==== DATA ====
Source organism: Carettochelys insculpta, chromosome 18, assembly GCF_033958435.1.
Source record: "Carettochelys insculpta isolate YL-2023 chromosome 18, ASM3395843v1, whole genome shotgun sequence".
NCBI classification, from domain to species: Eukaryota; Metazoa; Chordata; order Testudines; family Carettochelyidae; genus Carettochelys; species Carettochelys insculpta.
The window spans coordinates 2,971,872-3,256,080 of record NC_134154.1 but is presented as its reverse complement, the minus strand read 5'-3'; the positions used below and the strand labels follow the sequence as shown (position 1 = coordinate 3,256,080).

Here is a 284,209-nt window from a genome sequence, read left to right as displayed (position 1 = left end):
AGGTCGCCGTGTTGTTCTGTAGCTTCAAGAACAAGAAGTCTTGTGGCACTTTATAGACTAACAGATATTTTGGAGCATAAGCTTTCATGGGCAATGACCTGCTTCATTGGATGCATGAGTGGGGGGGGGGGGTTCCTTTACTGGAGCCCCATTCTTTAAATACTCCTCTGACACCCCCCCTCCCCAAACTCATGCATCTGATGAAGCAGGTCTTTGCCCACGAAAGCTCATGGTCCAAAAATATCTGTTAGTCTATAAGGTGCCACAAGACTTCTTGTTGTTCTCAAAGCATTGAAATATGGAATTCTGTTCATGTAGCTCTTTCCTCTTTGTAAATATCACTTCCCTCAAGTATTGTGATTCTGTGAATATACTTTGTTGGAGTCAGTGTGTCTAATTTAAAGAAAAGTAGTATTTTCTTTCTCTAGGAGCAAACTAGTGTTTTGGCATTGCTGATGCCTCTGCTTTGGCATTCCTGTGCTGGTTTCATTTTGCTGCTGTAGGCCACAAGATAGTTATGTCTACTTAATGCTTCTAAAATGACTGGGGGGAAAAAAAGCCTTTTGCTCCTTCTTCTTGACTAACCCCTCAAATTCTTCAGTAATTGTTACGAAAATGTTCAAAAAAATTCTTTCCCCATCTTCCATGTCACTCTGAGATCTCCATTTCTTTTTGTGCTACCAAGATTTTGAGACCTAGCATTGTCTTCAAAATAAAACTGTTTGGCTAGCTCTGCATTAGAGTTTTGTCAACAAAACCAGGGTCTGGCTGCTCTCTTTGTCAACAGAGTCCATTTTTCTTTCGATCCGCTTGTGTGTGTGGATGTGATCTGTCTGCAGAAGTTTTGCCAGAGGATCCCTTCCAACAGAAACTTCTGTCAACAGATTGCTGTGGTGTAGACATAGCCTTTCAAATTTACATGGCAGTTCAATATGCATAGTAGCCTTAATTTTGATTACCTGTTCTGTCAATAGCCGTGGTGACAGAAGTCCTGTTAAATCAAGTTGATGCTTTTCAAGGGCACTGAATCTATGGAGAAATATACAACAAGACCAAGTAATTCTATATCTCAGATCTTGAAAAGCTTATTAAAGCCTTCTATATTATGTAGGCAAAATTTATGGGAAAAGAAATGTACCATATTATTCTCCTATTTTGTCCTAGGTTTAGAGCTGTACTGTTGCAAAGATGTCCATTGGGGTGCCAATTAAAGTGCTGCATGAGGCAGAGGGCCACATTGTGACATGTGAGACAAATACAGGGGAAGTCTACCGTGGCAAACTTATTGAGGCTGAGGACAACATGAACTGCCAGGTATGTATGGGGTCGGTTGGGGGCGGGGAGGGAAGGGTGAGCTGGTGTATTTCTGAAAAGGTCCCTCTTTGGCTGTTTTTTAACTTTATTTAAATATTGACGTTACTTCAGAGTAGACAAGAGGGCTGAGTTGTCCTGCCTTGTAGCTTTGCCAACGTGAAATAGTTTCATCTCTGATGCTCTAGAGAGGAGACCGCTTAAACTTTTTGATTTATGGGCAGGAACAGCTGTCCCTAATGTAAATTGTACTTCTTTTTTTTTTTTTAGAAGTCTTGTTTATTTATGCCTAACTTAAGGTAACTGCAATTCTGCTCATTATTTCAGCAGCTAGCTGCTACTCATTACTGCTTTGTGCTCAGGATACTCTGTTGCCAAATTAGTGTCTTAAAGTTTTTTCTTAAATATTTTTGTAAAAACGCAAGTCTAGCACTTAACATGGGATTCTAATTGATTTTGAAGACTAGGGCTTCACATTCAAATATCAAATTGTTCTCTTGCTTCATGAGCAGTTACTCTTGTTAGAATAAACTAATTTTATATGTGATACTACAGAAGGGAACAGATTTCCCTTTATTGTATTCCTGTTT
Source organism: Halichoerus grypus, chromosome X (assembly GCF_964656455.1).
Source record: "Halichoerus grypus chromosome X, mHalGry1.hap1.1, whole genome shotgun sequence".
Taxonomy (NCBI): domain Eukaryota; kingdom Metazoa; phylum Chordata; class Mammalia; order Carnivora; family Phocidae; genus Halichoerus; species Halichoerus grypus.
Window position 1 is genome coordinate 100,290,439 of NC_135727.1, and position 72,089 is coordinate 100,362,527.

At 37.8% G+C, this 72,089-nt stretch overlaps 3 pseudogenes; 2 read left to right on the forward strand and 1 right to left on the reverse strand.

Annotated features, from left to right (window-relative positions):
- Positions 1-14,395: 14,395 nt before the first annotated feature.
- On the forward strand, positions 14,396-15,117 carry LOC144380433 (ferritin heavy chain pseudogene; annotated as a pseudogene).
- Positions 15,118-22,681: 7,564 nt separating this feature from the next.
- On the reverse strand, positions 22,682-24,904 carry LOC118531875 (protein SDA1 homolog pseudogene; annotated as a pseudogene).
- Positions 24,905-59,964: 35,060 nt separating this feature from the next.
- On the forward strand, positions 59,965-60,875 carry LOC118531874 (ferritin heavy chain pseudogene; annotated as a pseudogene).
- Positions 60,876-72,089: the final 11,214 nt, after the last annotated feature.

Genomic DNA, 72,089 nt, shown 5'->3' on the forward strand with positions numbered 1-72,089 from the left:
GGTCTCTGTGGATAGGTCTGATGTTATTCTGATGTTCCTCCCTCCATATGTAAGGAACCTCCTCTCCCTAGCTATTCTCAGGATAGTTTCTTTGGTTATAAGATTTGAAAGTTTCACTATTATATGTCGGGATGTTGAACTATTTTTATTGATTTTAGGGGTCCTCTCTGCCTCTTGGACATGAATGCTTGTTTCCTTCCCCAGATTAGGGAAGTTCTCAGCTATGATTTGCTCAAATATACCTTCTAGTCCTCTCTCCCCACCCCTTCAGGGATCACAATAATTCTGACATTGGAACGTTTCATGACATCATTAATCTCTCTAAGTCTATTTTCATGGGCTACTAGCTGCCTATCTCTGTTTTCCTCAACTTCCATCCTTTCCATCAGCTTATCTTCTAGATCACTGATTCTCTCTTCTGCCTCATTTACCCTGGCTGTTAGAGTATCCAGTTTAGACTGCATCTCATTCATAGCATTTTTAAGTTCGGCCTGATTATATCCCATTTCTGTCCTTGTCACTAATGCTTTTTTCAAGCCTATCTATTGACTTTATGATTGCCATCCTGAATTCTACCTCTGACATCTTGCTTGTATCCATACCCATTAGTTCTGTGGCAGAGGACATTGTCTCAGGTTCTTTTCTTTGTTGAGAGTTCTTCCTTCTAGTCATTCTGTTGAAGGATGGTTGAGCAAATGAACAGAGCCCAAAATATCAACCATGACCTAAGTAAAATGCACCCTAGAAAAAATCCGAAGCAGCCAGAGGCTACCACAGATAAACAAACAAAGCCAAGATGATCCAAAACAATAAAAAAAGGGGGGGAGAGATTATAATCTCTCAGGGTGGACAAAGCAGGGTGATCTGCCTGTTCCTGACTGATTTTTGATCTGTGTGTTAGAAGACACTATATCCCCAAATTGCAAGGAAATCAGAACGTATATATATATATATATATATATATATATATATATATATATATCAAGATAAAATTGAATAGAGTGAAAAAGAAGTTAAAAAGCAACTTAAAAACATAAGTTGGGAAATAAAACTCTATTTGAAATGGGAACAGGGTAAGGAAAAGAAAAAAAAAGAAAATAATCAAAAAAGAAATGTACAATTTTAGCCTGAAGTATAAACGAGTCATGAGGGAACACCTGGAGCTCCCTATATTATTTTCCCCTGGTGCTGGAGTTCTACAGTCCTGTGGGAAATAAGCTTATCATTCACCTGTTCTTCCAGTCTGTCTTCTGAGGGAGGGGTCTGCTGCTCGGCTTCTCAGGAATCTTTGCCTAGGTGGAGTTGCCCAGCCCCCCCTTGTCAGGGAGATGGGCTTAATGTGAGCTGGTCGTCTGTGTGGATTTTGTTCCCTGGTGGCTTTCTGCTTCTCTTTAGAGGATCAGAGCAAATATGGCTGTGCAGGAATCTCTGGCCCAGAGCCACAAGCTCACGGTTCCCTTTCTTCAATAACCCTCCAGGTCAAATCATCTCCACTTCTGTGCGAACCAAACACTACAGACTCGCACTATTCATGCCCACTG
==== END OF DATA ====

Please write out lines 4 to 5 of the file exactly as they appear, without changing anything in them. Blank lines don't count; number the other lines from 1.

The window spans coordinates 2,971,872-3,256,080 of record NC_134154.1 but is presented as its reverse complement, the minus strand read 5'-3'; the positions used below and the strand labels follow the sequence as shown (position 1 = coordinate 3,256,080).

Here is a 284,209-nt window from a genome sequence, read left to right as displayed (position 1 = left end):